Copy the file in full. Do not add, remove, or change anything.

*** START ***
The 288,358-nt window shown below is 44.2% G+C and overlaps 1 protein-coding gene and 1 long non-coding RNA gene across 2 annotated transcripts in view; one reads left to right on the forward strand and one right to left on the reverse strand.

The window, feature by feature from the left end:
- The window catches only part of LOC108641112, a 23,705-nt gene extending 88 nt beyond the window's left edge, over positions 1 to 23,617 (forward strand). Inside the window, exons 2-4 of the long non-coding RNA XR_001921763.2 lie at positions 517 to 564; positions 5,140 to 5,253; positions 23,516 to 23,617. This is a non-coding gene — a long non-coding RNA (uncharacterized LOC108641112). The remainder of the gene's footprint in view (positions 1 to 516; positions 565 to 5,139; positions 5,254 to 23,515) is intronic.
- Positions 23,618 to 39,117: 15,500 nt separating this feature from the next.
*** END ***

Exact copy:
The 288,358-nt window shown below is 44.2% G+C and overlaps 1 protein-coding gene and 1 long non-coding RNA gene across 2 annotated transcripts in view; one reads left to right on the forward strand and one right to left on the reverse strand.

The window, feature by feature from the left end:
- The window catches only part of LOC108641112, a 23,705-nt gene extending 88 nt beyond the window's left edge, over positions 1 to 23,617 (forward strand). Inside the window, exons 2-4 of the long non-coding RNA XR_001921763.2 lie at positions 517 to 564; positions 5,140 to 5,253; positions 23,516 to 23,617. This is a non-coding gene — a long non-coding RNA (uncharacterized LOC108641112). The remainder of the gene's footprint in view (positions 1 to 516; positions 565 to 5,139; positions 5,254 to 23,515) is intronic.
- Positions 23,618 to 39,117: 15,500 nt separating this feature from the next.